Jump to ContentJump to Main Navigation
The Cold War and AfterHistory, Theory, and the Logic of International Politics$
Users without a subscription are not able to see the full content.

Marc Trachtenberg

Print publication date: 2012

Print ISBN-13: 9780691152028

Published to Princeton Scholarship Online: October 2017

DOI: 10.23943/princeton/9780691152028.001.0001

Show Summary Details
Page of

PRINTED FROM PRINCETON SCHOLARSHIP ONLINE (www.princeton.universitypressscholarship.com). (c) Copyright Princeton University Press, 2019. All Rights Reserved. Under the terms of the licence agreement, an individual user may print out a PDF of a single chapter of a monograph in HSO for personal use (for details see www.princeton.universitypressscholarship.com/page/privacy-policy).date: 17 February 2019

America, Europe, and German Rearmament, August–September 1950: A Critique of a Myth

America, Europe, and German Rearmament, August–September 1950: A Critique of a Myth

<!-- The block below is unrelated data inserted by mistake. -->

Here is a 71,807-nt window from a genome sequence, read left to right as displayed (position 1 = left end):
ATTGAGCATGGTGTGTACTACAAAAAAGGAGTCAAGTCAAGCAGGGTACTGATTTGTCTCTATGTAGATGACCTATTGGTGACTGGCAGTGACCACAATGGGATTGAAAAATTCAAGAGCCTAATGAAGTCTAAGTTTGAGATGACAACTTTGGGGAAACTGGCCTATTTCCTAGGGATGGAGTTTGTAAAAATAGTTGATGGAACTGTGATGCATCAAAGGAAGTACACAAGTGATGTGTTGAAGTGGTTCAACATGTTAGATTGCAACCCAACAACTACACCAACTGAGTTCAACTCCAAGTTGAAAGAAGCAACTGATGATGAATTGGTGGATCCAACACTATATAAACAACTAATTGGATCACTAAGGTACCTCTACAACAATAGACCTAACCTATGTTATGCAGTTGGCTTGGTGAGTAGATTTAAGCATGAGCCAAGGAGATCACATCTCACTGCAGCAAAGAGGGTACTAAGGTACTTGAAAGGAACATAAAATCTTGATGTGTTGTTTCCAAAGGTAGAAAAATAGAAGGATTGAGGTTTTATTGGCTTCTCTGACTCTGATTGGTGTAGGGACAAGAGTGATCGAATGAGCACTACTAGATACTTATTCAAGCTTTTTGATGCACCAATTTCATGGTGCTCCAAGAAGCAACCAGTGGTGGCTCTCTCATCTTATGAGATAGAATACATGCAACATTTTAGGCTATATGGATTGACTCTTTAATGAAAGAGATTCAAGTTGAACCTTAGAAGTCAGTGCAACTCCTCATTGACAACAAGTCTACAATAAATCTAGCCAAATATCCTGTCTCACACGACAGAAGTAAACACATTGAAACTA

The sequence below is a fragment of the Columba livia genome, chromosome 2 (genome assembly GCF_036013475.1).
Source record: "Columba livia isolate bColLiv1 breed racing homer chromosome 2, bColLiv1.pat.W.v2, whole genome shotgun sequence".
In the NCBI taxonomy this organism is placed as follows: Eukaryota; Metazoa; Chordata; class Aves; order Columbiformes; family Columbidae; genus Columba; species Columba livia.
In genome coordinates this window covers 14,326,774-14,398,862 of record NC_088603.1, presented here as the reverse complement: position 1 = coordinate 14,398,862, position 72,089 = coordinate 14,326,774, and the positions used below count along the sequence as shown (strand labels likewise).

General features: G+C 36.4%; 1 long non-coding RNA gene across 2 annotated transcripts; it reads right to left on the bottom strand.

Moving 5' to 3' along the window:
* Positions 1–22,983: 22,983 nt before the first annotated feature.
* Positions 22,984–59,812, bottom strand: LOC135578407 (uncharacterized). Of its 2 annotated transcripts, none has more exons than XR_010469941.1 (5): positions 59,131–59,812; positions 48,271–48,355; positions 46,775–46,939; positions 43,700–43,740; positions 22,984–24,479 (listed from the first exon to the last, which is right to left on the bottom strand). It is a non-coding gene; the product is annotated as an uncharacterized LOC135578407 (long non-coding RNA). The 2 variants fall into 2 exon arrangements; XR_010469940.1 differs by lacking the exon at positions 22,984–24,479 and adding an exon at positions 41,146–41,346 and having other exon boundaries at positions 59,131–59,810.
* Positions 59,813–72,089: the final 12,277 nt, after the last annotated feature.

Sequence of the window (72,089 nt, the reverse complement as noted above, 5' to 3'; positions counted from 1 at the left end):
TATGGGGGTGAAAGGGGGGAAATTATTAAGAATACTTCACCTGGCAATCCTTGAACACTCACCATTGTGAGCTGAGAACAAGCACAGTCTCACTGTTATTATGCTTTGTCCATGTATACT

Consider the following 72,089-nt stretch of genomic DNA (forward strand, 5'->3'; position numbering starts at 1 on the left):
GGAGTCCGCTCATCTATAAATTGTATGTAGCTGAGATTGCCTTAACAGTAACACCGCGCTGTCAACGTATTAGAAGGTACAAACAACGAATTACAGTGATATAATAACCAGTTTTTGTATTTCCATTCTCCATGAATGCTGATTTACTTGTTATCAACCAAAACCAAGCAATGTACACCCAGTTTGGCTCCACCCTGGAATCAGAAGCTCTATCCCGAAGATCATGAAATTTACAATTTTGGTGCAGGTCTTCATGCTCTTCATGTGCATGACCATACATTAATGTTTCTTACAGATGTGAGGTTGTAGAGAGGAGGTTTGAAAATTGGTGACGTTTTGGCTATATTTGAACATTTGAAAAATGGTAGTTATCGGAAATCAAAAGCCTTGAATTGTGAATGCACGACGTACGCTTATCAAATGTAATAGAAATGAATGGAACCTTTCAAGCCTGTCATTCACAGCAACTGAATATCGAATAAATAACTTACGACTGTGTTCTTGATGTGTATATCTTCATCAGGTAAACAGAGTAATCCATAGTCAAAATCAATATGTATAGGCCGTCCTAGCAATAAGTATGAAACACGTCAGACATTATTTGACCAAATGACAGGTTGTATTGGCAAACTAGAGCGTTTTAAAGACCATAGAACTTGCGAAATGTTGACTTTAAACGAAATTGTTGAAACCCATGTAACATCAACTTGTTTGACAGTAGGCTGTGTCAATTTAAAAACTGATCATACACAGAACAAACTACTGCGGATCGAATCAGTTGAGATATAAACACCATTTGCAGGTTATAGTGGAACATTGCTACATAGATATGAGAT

(p.110) Chapter Four America, Europe, and German Rearmament, August–September 1950: A Critique of a Myth
The Cold War and After

Marc Trachtenberg

Princeton University Press

This chapter analyzes events in 1950 when U.S. Secretary of State Dean Acheson announced at the New York Conference that the U.S. government was willing to send “substantial forces” to Europe. The American combat force would be part of a collective force with a unified command structure, a force that would ultimately be capable of defending Western Europe on the ground. But the Americans were willing to take that step only if the European allies, for their part, were prepared to do what was necessary to “make this defense of Europe a success.” The U.S. government, he said, had come to the conclusion that the whole effort could not succeed without a German military contribution. So if the NATO allies wanted the American troops, they would have to accept the idea of German rearmament.

Keywords:   international relations, international politics, United States, Dean Acheson, Western Europe, defense policy, German rearmament, NATO

Princeton Scholarship Online requires a subscription or purchase to access the full text of books within the service. Public users can however freely search the site and view the abstracts and keywords for each book and chapter.

Please, subscribe or login to access full text content.

If you think you should have access to this title, please contact your librarian.

To troubleshoot, please check our FAQs , and if you can't find the answer there, please contact us.